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    You needed the customer (the Navy) to order more than one prototype. You also needed the customer to get their heads out of their behinds and figure out that 400mph fighters don't really need to dive as fast they can can possibly go due to drag as part of an acceptance test, called terminal velocity dive. (XF4U is supposed to have hit 515mph in dive in Jan 1941). Not sure if the Navy had given up on the 10 turn spin and recover to the right and 10 turn spin and recover to the left tests by the the time they got the F4U. Navy also had to give up on the idea of carrying 20 small bombs inside the wing to drop on enemy bomber formations.

    Picture of the bomb cells on the Bell XFL-1
    FL-1+Wing+bomb+bays.JPG

    Found the story on the dive. The Navy wanted it's aircraft to to do a vertical, zero lift dive and maintain the dive for 10,000ft. Boone Guyton was the project pilot and they soon found that starting such a dive from 20,000ft made for too High 'G" forces in the pull out the danger of loss of control in the pullout. If started higher than 20,000ft they ran into compressabilty effects which also affected control on trying to pull out. In one dive negative "G" affected the propeller control system leading to overspeeding and wrecking the engine and a dead stick landing. Modifications needed to prevent it happening again. The made 96 changes in the aileron control system in 110 flights in early 1941 to get the best combination of roll response and control loads (effort) The 10 turn spin was still in effect and Guyton found that the control loads needed to recover from the high speed spin exceeded human limits and he saved the plane using an anti-spin parachute.
    The Navy dd away with both the strict dive test and the spin test during F4U development and the F6F didn't have to jump through those hoops.
     
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  13. Capt. Vick

    Capt. Vick Well-Known Member

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    Grumman did make one "duff" aircraft, the XF10F Jaguar.
     
  14. GregP

    GregP Well-Known Member

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    Touche. Corky Meyer said it tried to kill him several times.
     
  15. gjs238

    gjs238 Well-Known Member

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    Did anyone (in any country) every try the idea of dropping small bombs from above on enemy bomber formations below?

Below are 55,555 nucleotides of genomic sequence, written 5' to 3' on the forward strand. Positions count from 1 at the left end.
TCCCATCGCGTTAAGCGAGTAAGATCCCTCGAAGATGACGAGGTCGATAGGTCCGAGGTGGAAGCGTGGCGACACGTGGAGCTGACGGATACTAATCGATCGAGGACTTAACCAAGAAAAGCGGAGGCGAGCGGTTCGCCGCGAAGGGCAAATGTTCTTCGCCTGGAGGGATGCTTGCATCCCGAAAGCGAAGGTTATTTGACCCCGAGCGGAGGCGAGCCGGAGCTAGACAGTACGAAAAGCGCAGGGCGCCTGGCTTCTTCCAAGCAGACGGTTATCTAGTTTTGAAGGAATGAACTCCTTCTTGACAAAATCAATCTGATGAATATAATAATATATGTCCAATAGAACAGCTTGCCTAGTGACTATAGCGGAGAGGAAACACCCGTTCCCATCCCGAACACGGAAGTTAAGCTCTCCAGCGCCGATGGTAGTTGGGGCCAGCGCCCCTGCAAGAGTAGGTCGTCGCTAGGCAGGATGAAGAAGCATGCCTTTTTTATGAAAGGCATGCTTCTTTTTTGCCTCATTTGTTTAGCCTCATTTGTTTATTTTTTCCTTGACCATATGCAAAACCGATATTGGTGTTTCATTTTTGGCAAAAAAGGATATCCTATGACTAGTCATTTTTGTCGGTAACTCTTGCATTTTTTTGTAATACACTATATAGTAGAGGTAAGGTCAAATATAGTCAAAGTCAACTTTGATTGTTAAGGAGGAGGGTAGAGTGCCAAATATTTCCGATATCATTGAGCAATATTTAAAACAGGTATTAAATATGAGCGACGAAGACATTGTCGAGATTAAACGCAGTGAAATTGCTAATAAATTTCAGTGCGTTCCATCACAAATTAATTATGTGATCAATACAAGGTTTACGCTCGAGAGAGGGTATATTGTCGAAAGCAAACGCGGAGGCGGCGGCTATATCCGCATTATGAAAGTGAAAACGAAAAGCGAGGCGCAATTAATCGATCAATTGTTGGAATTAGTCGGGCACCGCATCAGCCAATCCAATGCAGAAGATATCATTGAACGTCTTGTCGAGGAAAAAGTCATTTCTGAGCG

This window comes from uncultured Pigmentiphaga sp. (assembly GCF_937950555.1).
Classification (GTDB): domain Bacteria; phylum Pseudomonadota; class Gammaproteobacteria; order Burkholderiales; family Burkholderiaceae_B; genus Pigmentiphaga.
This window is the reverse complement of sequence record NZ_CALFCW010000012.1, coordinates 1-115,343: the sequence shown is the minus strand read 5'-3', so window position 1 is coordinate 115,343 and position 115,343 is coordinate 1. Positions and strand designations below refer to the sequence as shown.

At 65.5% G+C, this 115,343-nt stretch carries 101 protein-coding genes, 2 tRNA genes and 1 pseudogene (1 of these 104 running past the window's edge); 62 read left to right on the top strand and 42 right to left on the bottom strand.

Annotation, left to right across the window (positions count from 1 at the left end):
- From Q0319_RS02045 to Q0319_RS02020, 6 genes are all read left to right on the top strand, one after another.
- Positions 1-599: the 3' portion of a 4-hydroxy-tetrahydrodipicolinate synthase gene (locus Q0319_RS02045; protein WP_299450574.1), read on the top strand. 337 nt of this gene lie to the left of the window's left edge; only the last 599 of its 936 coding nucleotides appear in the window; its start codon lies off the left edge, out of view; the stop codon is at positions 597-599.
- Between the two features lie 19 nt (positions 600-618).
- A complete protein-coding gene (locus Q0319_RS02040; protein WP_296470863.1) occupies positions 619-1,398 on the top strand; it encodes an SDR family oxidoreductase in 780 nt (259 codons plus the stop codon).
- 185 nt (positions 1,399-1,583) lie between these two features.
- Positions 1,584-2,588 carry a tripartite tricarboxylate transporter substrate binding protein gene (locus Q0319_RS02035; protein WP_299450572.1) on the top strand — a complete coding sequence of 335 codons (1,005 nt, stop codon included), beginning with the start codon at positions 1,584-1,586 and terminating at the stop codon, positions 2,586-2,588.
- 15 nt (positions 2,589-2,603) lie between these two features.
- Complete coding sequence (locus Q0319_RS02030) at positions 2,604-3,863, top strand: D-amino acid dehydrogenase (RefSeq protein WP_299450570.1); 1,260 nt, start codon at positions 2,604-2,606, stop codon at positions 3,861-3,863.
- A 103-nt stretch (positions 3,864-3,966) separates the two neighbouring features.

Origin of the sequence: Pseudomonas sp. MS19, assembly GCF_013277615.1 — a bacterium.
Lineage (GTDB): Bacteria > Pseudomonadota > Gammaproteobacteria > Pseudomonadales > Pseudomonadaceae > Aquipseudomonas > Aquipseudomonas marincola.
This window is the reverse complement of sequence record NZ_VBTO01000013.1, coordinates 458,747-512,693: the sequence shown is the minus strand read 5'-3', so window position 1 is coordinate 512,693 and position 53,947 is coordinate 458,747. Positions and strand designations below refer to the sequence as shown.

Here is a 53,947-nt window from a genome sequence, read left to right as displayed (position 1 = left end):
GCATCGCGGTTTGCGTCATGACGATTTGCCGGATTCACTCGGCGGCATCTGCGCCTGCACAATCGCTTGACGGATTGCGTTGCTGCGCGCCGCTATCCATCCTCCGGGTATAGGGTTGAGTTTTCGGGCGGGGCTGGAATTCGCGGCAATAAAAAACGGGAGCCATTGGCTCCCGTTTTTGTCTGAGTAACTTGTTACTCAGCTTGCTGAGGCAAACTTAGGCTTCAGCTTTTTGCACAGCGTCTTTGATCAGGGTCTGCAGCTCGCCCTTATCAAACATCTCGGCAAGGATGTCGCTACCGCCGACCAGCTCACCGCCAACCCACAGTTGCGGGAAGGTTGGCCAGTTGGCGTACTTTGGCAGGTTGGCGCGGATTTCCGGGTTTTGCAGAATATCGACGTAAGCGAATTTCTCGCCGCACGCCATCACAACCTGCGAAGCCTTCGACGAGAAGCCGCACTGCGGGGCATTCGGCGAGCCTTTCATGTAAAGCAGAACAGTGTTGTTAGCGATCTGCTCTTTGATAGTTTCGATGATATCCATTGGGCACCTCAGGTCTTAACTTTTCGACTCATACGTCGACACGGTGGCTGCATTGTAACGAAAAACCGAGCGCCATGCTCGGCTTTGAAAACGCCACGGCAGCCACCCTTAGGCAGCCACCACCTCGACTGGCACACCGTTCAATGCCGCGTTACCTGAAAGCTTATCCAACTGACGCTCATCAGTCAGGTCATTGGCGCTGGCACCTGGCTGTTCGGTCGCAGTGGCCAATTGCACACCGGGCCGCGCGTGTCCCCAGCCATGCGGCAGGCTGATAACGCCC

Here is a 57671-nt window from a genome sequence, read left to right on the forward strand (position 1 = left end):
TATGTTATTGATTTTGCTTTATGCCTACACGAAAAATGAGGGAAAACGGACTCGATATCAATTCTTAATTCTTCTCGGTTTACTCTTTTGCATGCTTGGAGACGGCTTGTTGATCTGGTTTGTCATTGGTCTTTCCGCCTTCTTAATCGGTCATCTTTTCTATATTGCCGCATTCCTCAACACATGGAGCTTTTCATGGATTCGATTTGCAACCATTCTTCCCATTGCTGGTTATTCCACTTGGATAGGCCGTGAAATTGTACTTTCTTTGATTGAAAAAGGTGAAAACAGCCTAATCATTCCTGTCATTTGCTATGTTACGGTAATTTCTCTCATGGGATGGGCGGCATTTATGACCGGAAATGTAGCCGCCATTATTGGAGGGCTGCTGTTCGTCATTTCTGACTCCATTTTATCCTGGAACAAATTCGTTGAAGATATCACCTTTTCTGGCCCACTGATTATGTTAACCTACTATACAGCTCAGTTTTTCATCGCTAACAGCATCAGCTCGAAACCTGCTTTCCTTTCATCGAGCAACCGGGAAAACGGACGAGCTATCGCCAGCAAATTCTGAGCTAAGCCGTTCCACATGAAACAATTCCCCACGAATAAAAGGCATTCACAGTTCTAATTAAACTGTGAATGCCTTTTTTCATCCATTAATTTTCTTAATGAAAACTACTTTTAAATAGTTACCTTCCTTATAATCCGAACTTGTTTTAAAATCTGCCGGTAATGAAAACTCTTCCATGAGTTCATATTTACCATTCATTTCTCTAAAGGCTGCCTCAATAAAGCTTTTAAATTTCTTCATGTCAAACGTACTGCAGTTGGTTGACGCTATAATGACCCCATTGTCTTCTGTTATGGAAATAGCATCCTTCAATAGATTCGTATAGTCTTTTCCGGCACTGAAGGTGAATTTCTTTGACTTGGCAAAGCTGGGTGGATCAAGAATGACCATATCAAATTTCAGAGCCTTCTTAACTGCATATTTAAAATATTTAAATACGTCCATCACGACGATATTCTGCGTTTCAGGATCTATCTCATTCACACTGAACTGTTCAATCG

Not advocating, just curious.
     
  16. wuzak

    wuzak Well-Known Member

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    The Luftwaffe dropped bombs on the USAAF formation for one of the Schweinfurt missions.

    Obviously possible when there aren't escort fighters. Somewhat more difficult when there are.
     
  17. grampi

    grampi Member

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    I'm not sure I agree with Mr. Browns assessment of the fighters...I agree that the Spit was the best, it's after that where his rankings fall apart...I don't agree the FW190 and Hellcat were better than the Mustang...there may have been certain things each did better than the P-51, but overall, I would say the Mustang is superior...I would also rank the Corsair as better than the Hellcat too...
     
  18. Shortround6

    Shortround6 Well-Known Member

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    The Hellcat may not have been a stellar performer in terms of absolute numbers but it was better than most of the planes that opposed it and the opposition that was as good or better was avialable only in numbers that could be described as miniscule. The Hellcat had no serious vices to trick the novice or unwary pilot (I doubt that any 6 ton, 2000hp fighter could be described as easyto fly) and as already mentoned, was noted for being on the sturdy side.This may have knocked of 1-2% from the peak performance numbers but paid off in getting more pilots back home and in planes staying servicable in combat areas for longer periods of time on average.
    The Hellcat had the great good fortune to be the right plane at the right place at the right time. A plane that well trained but green pilots could take into combat and had enough performance (and firepower and protection) to allow them to not only survive but to dominate the opposition of the time. As such it became a standard to judge the Japanese planes against. Could Japanese plane XXX with an average pilot survive or have a fair chance aginst a Hellcat with an average pilot.
    Had the Japanese been able to field Franks, Georges, and Jacks in much larger numbers (thousands rather than hundreds) with pilots with several hundred hours flying time instead of 100-200 hours and the Hellcat may not have done so well, It might still done the job, won the air war in that part of Asia, but at a higher cost.
     
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  19. Shortround6

    Shortround6 Well-Known Member

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    British came up with the Idea (ok maybe others did too but I thnk only the British tried it) of towing a bomb/mine on a long cable through an enemy formation.

    Lots of things were thought up/pattented (AA shells with flip out knife blades seemed to be re-occuring) but practicality soon reduced things to what we know as common.
     
  20. stona

    stona Well-Known Member

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    #20 stona, Jun 30, 2015
    Last edited: Jun 30, 2015
    I think that you are thinking of the 'Long Aerial Mine' used in 1940/41 to little effect.

    It was dropped as a sort of protective curtain across the anticipated path of incoming German aircraft. These slightly dodgy scans will save me a lot of typing :)

    [​IMG]

    [​IMG]


    Cheers

    Steve